Forging Everyday Humanitarianism: Prof Uma Kothari visits for Seminar Series

20 Apr
Professor Uma Kothari

We were fortunate to have Professor Uma Kothari all the way from the University of Manchester, UK share for our seminar series. Uma presented her talk ‘Visualising Solidarity: Forging everyday humanitarianism through public representations of development.’

As Professor of Migration and Postcolonial Studies, she sees her research in two distinct but related areas. Focusing on critical analyses of histories, discourses and representations of international development as well as transnational migration and diasporas.

Abstract for the seminar:

Since the 1980s there has been a vast proliferation of campaigns, charity adverts, musical movements, fair trade marketing, celebrity endorsements and media promotions to support humanitarian causes. More recently, we have witnessed a growth in the role of visual media in guiding diverse publics on how they might perceive and act upon calls for a shared responsibility. Foundational to the success of these visual representations is their capacity to invoke care and compassion for suffering others, to motivate people in some parts of the world to donate money and other forms of assistance to people elsewhere. Despite their increased profile, the visual strategies that such campaigns deploy have provoked critiques that they reproduce stereotypes, reinforce global hierarchies and embed inequalities, notably through reproducing iconographies of, for example, conflict, famine and poverty. Nevertheless, might these popular representations of humanitarianism and development have the potential to instil ideas of global interconnectedness and forge new kinds of global solidarity? Alternatively, do visual images and the increasing involvement of public figures, celebrities and the media obscure the structural realities of inequality and limit the possibilities for forging a common humanity? In this presentation, I will explore these issues through an analysis of historical and contemporary uses of popular, visual campaigns that have aimed to strengthen global connections. I subsequently examine forms of resistance and creative subversion that contest problematic depictions of other people and that aim to challenge the meanings that inhere in mediatised representations. The presentation concludes by considering what kinds of visual representations might lead to more critical thinking about prevalent concepts of self and other, and difference and commonality. How can such representations solicit more considered responses to charity campaigns and thereby promote and sustain new forms of transnational solidarity?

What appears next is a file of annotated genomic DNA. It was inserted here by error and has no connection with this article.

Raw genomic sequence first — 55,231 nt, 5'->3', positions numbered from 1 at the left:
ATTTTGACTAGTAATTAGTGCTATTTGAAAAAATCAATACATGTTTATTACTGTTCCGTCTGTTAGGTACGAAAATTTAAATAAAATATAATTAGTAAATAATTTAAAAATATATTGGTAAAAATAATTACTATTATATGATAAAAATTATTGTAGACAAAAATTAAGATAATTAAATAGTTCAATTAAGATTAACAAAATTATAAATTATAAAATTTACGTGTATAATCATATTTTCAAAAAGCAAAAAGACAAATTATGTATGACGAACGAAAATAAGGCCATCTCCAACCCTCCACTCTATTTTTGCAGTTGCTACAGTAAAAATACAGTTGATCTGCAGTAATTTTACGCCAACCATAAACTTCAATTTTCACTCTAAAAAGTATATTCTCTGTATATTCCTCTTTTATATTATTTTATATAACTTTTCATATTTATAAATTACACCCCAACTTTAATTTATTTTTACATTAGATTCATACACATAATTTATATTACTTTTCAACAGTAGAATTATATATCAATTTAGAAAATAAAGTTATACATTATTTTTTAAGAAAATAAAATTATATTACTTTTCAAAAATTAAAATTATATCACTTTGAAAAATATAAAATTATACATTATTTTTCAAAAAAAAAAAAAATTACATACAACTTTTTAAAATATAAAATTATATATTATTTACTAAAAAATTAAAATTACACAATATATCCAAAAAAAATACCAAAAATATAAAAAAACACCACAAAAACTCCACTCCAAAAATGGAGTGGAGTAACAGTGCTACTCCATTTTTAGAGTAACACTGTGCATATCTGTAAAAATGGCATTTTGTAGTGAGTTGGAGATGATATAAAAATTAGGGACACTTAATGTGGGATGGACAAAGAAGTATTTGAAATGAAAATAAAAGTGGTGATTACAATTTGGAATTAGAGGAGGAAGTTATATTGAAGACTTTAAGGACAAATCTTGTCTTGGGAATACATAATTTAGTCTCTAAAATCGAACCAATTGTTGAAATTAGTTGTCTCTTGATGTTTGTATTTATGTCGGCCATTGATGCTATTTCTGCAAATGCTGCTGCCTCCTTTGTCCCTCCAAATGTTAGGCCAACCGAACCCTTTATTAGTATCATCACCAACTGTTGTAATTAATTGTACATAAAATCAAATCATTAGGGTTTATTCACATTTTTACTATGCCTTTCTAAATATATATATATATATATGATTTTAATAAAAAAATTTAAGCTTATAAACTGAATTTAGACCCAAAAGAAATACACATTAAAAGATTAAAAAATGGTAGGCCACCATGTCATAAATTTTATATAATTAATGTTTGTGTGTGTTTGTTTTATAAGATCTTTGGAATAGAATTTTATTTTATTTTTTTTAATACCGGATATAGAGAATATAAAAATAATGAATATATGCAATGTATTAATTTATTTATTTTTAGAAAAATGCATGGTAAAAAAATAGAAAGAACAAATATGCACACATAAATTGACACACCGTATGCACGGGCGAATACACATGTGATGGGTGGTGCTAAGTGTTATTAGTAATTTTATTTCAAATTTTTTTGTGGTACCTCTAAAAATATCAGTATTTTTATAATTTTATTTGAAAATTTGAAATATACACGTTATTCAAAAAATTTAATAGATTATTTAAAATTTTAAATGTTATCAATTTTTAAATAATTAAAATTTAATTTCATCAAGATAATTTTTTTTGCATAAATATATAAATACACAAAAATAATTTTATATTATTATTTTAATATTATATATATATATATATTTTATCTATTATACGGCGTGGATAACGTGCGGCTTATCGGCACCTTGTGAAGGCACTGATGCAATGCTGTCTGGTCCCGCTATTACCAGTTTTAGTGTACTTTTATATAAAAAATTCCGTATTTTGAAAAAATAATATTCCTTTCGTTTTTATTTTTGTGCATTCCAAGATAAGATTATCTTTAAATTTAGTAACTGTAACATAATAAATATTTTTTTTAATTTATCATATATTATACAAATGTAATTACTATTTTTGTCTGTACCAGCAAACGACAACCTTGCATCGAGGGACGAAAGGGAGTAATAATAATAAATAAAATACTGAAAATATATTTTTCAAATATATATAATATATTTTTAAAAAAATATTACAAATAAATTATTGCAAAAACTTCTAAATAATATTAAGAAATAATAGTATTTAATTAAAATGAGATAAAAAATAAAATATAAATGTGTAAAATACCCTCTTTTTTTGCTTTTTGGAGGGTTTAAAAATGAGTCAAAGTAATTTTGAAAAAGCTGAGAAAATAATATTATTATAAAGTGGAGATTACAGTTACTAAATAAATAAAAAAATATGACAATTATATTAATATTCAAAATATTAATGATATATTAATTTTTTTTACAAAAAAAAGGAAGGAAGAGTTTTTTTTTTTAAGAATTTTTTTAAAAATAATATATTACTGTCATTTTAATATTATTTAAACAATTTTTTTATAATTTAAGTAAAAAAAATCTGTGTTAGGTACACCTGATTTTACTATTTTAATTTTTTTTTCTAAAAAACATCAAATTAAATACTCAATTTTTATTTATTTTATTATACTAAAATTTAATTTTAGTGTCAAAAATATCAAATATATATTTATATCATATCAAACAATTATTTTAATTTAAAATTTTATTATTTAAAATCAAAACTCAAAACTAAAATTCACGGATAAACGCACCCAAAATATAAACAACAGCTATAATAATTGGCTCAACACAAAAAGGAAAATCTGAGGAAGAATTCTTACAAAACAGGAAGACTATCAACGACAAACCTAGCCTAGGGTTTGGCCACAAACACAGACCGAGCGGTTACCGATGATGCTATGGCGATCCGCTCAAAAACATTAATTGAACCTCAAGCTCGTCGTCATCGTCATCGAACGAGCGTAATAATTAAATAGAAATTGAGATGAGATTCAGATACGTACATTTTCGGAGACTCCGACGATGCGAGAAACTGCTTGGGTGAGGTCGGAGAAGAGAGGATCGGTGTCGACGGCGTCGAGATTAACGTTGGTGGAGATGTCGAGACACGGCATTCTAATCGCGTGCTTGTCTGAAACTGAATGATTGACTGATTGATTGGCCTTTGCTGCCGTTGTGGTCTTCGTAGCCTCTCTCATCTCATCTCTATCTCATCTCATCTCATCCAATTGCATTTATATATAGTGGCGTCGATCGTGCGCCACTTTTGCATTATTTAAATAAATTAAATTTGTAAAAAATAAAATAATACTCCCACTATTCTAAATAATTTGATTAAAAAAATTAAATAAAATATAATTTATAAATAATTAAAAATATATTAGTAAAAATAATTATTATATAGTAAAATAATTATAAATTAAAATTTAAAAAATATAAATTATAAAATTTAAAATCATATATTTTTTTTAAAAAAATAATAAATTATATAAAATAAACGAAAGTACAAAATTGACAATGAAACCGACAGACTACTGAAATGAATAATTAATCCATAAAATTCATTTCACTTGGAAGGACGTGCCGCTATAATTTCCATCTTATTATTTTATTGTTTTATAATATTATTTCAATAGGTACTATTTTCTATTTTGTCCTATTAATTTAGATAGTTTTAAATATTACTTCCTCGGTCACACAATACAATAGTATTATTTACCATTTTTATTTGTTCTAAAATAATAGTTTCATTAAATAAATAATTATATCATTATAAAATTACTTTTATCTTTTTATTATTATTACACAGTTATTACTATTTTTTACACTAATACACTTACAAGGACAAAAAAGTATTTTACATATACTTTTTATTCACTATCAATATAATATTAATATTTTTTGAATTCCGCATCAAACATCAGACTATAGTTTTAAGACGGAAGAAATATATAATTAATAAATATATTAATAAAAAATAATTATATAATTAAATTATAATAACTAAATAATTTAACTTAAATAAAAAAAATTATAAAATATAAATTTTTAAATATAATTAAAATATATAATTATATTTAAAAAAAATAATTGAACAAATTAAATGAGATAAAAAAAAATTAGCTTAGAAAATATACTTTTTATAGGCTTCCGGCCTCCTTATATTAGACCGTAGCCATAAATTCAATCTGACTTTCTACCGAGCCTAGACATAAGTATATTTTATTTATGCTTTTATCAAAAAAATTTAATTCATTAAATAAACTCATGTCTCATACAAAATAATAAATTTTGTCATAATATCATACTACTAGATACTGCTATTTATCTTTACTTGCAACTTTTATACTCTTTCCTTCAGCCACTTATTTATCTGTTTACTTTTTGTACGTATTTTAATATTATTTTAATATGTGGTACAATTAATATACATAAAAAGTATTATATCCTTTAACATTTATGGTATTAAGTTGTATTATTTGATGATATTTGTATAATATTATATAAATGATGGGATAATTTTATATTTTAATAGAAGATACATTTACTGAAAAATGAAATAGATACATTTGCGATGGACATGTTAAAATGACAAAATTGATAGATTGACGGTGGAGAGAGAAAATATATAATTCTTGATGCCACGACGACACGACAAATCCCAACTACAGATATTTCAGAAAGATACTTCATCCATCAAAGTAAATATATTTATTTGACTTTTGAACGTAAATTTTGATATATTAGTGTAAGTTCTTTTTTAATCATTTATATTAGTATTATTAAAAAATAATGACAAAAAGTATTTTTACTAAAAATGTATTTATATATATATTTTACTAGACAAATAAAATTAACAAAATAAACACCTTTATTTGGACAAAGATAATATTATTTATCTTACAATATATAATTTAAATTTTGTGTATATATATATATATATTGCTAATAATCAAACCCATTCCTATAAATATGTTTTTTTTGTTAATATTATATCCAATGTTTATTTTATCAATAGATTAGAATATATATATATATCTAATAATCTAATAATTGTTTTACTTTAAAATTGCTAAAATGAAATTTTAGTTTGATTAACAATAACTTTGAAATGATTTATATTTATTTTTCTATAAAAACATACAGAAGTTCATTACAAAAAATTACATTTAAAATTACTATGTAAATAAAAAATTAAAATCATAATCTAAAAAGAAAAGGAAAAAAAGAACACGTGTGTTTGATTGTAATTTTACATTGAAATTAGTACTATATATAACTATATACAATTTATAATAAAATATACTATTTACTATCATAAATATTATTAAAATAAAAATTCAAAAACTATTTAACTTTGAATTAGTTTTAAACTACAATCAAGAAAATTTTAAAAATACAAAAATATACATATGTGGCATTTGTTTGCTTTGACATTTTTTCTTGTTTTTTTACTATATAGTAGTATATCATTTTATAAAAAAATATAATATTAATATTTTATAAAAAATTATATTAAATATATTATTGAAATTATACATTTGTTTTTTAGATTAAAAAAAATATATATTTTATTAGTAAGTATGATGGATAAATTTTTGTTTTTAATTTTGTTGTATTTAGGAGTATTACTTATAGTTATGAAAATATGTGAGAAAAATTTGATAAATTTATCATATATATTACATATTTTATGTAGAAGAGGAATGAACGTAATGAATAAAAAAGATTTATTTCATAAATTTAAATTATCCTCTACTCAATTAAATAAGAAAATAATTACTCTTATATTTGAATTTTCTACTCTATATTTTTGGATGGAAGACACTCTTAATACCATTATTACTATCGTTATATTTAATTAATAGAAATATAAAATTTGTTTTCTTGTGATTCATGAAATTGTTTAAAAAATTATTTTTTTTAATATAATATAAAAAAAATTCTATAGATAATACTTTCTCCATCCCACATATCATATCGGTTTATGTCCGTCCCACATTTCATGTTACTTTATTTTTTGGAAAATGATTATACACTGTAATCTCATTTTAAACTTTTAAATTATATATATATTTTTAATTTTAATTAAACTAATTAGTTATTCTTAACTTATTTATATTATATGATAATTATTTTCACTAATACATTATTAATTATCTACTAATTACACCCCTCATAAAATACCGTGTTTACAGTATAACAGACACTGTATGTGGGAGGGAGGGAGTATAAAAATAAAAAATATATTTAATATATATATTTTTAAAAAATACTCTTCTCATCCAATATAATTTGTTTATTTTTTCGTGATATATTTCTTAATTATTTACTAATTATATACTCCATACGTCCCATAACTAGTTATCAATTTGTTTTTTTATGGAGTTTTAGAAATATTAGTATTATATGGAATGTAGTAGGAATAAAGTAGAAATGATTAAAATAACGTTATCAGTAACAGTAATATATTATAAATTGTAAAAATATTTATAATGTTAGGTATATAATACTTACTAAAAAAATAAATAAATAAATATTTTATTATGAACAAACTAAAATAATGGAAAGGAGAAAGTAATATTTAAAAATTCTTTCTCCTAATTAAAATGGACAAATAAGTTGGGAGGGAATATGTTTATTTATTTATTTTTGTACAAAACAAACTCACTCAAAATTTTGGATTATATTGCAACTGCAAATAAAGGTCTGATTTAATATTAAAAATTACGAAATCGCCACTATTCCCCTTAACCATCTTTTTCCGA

Photo taken by the University of Windsor and permission to use photo provided by Professor Uma Kothari. 

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